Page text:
The video has very alot of morphing, at best looks like its just the alveolar ridge moving, nothing of skeletal significance. Soft tissue appearance around the oribital rim can fluctuate with sleep, muscle tone and angle, even week to week.

 

If you cant fix a narrow palate with your tongue years within ossified adulthood, a non-skeletal appliance isnt really going to help much. I currently have MSE which has the most directional force and even I have to reinstall it again (with corticopuncture this time) because my bone is too dense (slight torus palatinus) and sutures too tightly ossified.

 

The only thing thats really going to move is the aveolar ridge with removable expanders, which with any type of expander will deliver some force to the zygomatic butress but will follow with the inevitable tipping and diminishing returns on the rest  the face if the midpalatal suture is unaffected. To grow or expand the parts of the face you'll even have to overcome many facial sutures which moving the aveolar ridge alone will have increasing difficulty in doing, if at all with removeable expanders at an adult age.

Ive tried upper and lower arch removable expanders (at age 27) and I wasted time and money on it, just tips teeth in my case. I was very hopeful about it but it was not what I imagined. 😕 

 

@Robbie343 I will have to take a look at that as it looks interesting. We'll have to see if its just the condyle growing or the ramus and/or body of the mandible. Maybe certain parts of bones have different growth properties, the mandible seems to differ from the other facial bones in that its mostly just a single piece with one area of articulation.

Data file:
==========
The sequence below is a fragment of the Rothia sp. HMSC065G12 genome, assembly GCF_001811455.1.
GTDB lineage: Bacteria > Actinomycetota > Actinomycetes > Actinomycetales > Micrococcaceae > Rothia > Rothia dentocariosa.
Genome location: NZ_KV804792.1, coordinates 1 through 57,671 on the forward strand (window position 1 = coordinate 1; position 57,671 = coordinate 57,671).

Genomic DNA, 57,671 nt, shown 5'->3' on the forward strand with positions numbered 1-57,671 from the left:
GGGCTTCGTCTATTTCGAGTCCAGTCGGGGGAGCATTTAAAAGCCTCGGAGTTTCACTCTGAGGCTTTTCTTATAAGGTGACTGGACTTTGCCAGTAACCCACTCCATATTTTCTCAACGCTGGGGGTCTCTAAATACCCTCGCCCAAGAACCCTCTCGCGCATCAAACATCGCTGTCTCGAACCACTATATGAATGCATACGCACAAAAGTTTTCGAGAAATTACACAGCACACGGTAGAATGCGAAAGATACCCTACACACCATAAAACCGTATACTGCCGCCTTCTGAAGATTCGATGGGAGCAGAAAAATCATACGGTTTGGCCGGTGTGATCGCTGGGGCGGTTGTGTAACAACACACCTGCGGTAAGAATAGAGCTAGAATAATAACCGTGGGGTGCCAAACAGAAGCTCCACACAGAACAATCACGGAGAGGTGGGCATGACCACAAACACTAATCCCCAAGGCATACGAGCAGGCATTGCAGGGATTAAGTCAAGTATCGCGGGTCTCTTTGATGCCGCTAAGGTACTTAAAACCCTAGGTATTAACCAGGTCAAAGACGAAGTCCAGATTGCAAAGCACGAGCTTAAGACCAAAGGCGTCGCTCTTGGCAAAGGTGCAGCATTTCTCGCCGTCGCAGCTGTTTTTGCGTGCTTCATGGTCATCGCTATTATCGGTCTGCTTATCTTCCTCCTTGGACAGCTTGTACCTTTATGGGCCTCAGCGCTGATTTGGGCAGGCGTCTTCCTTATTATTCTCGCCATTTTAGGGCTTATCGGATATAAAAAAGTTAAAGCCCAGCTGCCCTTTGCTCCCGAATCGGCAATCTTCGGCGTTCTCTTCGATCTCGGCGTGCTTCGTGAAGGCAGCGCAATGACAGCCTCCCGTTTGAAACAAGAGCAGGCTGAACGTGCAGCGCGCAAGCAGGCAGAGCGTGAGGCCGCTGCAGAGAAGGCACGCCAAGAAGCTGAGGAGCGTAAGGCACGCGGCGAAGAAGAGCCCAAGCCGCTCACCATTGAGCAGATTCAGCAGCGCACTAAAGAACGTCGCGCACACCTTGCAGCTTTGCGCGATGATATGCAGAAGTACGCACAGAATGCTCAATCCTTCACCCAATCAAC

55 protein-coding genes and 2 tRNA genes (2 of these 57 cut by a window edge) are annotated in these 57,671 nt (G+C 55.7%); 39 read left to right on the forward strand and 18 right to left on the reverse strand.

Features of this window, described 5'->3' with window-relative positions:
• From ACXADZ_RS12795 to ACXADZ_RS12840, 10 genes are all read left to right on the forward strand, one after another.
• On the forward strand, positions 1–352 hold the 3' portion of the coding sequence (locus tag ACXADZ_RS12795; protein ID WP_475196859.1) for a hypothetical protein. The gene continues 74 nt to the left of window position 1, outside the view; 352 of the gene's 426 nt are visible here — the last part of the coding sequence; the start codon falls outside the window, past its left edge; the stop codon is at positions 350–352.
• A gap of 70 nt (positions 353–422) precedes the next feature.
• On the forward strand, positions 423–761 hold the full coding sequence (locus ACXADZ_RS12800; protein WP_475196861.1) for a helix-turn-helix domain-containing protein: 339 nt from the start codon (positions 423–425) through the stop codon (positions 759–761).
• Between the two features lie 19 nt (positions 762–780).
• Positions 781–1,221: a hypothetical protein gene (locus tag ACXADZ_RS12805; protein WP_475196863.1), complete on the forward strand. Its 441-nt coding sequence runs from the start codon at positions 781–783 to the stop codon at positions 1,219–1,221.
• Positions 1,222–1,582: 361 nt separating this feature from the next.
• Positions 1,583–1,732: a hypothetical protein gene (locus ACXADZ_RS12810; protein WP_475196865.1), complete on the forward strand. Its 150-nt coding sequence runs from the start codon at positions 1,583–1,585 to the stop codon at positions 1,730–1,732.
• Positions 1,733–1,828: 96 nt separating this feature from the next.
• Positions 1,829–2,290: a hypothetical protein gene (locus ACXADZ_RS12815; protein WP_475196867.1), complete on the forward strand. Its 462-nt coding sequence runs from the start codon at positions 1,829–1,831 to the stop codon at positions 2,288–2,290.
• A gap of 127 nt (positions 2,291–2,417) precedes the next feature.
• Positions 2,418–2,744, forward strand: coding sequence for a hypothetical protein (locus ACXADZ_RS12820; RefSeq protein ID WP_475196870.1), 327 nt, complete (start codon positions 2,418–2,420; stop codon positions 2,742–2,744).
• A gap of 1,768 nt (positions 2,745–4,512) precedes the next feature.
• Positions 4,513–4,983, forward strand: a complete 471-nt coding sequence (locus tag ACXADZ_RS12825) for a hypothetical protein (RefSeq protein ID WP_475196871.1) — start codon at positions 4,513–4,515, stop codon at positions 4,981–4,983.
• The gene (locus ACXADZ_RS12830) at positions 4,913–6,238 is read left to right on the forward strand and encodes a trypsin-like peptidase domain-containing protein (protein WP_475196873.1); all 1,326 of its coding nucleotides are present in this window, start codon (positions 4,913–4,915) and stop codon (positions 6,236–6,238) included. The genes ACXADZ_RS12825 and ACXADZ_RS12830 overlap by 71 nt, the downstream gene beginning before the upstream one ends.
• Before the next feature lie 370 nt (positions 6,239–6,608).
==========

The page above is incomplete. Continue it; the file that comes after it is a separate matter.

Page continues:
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Posted : 12/07/2020 10:43 am
Thomas22
Trusted Member
Posted by: @agendum

They can only act upon, not within the configuration of facial bones enact forces onto eachother.

Agendum, I’m struggling with your English, this sentence doesn’t mean anything for example. 

It seems like you’re trying to say that the device applies pressure to the bones, but it’s not enough to change how the complex, the bones that make up the face, are structured. 

But I have no idea if that’s what you’re trying to say. 

If you look at the scans that Dr. Singh and Dr. Belfor have released, you’re incorrect, the devices can actually induce dramatic skeletal changes, including lengthening the ramus, widening the nose, higher cheekbones, and shifting the relative position of the eye orbits. One Homeoblock patent saw his face widen at the zygos by 6mm. What appears to happen is that force exerted on the alveolar ridge, it  expands the ridge, but it also results in a cascade of changes throughout the rest of the face. The rest of the face grows in proportion to the larger ridge. Interestingly, in cases of asymmetry, the resulting growth is largely on the less developed side. 

In my experience, six months into treatment, I do breathe more easily but the biggest change has actually been in my posture. Instead of craning my head forward, I stand very upright.